The Rules of Being Friends With Your Co-workers
If you’re lucky, you don’t hate your co-workers. In fact, if you’re really lucky, you probably like them a lot, and maybe you even want to turn the relationships into full-on friendships (ah, scandalous!). After all, you see these people all day, every day, so it only makes sense you want to take it to the next level.
It’s normal to want friends at work—and it’s actually crucial to your career success. Because as I said, you spend most of your time on the job, so when you don’t like the people you work with, it makes getting through the day a lot harder. When you enjoy each other’s company, you’re bound to have a lot more happy (and productive) days.
But before you start making friendship bracelets, there are a few rules to getting buddy-buddy with your colleagues.
1. Don’t Push the Boss-Employee Relationship
I’m going to get real for a second: No matter how much you and your manager have in common, and how much fun you have together, he or she is still your boss.
This doesn’t mean you can’t talk about non-work stuff or spend time together outside of the office—it just means you have to be a bit more cognizant of what you choose to discuss. The same goes for being friendly with your direct reports.
Regardless of your company culture, you 100% need to remember that you want this person to respect you—and that a few, small choice comments can erode respect all too quickly.
2. Do Be Considerate
Your work buddy may live in the same neighborhood as you, or they may live in a town you’ve never heard of. They may be married with kids, or they may cringe at the thought of a family.
Friendship doesn’t discriminate, but how you choose to hang out can. If, for example, your co-worker can’t do happy hour with the rest of the team because they have to pick up their children, be open to suggesting ideas that happen during the workday—say, substituting happy hour for lunch at your favorite restaurant. Or, if you know they don’t drink, plan to grab coffee rather than drinks.
Acknowledge the fact that while everyone may want to hang out, they’re all coming from different places, with different priorities and different backgrounds. So rather than writing people off because they don’t want to do exactly what you want to do, be flexible. You’ll make way more valuable connections that way.
3. Don’t Be Clique-y
Having a group of friends in the workplace is great! But you know what’s not so great? Being the adult who started a middle school clique in a grown-up office.
By only hanging out with a few people and not making the effort to get to know others, you’re likely alienating your other colleagues—and honestly, probably making your job harder in the process. (Josie’s far less likely to do that favor for you if she discovers that you invited everyone but her to grab coffee.)
So, every once in a while, break the routine of only hanging out with your favorites and get to know the rest of your team.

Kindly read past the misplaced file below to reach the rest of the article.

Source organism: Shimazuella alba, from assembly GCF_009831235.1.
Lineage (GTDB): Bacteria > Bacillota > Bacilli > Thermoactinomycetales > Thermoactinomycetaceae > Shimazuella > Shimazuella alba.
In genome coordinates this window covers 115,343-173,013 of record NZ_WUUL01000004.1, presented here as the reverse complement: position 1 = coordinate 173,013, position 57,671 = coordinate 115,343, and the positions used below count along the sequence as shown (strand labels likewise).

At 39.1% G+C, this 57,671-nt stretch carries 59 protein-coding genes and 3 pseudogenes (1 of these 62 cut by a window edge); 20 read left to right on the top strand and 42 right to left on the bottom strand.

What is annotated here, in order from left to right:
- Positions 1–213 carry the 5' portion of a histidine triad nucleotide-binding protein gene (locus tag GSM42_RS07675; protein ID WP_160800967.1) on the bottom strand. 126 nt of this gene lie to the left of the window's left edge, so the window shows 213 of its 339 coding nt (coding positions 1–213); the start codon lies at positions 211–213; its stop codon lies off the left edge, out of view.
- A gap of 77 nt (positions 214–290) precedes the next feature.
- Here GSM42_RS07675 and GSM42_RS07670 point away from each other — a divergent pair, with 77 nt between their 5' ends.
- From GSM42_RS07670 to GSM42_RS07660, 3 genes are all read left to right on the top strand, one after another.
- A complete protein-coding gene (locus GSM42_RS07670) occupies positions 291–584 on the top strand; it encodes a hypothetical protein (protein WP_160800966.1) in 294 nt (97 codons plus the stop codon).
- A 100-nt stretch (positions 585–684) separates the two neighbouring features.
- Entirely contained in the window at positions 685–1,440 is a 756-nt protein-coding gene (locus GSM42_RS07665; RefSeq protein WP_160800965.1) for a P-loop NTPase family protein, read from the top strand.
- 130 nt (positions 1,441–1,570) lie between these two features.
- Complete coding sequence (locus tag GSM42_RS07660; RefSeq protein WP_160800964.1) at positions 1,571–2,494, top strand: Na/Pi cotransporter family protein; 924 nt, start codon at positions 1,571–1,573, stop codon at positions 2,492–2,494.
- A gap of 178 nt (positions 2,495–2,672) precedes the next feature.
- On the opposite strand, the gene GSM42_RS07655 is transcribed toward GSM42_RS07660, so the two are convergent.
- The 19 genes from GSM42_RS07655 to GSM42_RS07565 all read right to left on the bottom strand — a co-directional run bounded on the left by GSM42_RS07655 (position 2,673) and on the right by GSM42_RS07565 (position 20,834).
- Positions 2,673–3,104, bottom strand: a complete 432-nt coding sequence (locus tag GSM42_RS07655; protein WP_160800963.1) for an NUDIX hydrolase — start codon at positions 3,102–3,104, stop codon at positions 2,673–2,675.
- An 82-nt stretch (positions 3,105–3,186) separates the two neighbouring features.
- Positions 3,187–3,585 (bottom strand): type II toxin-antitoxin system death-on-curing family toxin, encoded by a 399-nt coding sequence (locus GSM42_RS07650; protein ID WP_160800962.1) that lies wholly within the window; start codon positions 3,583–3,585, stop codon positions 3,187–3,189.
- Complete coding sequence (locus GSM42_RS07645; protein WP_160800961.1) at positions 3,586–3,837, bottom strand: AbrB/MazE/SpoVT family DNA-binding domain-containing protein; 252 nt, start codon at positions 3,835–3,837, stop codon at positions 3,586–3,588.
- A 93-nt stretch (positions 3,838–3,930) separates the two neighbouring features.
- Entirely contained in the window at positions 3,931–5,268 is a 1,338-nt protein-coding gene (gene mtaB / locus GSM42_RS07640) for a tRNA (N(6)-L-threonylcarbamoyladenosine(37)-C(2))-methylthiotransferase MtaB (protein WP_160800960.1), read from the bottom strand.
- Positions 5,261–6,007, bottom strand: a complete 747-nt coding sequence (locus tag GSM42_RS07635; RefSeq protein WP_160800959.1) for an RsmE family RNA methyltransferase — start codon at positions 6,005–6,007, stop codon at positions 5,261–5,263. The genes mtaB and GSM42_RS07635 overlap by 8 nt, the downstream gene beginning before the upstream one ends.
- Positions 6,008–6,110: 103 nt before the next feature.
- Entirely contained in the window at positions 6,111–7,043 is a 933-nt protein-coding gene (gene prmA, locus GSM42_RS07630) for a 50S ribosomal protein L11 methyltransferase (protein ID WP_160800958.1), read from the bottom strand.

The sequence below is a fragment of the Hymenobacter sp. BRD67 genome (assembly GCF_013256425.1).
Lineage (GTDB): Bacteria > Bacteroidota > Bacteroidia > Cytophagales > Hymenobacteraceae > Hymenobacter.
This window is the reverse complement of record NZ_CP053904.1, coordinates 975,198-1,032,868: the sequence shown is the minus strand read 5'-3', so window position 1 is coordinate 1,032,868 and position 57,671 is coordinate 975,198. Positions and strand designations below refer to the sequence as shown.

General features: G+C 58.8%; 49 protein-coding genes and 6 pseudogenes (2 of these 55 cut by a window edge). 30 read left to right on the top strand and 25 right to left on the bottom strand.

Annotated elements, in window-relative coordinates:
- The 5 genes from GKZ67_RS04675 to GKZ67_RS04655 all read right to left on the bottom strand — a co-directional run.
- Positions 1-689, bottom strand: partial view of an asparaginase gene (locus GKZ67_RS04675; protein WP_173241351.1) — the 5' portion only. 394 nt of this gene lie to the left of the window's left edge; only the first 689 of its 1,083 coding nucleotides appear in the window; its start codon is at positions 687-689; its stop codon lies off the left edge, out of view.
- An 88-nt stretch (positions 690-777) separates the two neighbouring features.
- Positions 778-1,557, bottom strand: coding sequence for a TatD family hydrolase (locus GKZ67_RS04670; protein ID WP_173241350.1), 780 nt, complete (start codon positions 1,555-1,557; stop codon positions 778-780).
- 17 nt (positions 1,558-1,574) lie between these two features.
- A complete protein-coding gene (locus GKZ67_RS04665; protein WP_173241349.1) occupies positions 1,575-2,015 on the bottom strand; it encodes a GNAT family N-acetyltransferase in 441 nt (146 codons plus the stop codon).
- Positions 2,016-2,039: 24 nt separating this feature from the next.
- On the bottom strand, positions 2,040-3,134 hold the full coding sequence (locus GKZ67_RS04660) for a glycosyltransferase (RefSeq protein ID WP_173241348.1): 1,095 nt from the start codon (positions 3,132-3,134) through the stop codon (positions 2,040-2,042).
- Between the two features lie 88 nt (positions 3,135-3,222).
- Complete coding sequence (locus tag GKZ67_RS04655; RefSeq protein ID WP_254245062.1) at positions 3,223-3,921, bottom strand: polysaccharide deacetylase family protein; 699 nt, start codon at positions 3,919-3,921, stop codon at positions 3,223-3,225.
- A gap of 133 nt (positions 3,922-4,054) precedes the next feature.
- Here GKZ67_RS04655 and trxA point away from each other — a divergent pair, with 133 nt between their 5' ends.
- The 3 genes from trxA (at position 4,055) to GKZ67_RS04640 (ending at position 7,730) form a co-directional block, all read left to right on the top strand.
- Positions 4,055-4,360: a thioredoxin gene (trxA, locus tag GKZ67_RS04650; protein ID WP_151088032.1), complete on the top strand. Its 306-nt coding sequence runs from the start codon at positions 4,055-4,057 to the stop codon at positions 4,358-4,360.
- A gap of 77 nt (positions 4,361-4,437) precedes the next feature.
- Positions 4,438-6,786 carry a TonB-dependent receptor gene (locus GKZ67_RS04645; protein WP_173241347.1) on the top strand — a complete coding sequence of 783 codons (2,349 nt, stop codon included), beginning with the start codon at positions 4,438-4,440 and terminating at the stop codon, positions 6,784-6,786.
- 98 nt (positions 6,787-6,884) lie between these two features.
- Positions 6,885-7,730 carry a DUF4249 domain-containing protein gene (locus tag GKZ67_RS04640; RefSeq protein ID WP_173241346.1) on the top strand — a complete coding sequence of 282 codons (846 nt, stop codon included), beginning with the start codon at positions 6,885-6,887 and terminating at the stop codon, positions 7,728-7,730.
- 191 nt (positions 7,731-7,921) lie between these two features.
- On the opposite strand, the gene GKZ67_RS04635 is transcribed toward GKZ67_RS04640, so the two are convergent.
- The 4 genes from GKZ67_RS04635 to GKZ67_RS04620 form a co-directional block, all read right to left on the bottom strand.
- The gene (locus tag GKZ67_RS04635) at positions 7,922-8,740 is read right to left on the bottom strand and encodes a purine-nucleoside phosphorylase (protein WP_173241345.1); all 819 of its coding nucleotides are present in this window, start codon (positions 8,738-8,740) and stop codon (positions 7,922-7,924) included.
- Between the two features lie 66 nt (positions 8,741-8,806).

4. Do Be Yourself
You may feel inclined to act a certain way in order to fit into the company culture and make friends.
But real, honest friendships form when you’re yourself, not pretending to be someone else (I know, am I a Hallmark card or what?). Plus, if you want to bring the relationship to a second location—a.k.a., leave the office—you don’t want people to be confused by the way you act when you’re not sitting at a desk. Finally, putting up a face is just plain exhausting—and on top of everything else you have to do, a waste of energy.
As a result of being yourself, you may not click with everyone you work with, and that’s OK. As long as you find yourself in the company of people who like you for you.
5. Don’t Rush It
Like any friendship, the ones you make at work take time. You may be only a few months into your new role and wondering why you don’t have a work wife yet.
Or, you may be desperate to invite everyone you work with to your birthday party—before you’ve established your reputation as a hard worker first (what I’m saying is that you want everyone to know that you’re great at your job before you let them see you three beers deep).
If you’re feeling a little lonely, cut yourself some slack, give it time, and read this article on four ways to make friends.
If you’re more than a few months in and still struggling, you should ask yourself some questions, such as: Are you attending optional social events? Have you asked anyone to grab coffee? Are you sitting at your desk all day with your headphones on? It could be that you work in an unfriendly office (and if so, I’m sorry!), or it could be that you’re unintentionally sending the message that you’re not there to make friends.
As long as you follow these (highly recommended) guidelines, you’re on the right track for forming meaningful connections with your colleagues—connections that won’t just make even the worst job bearable, but your life outside work better, too.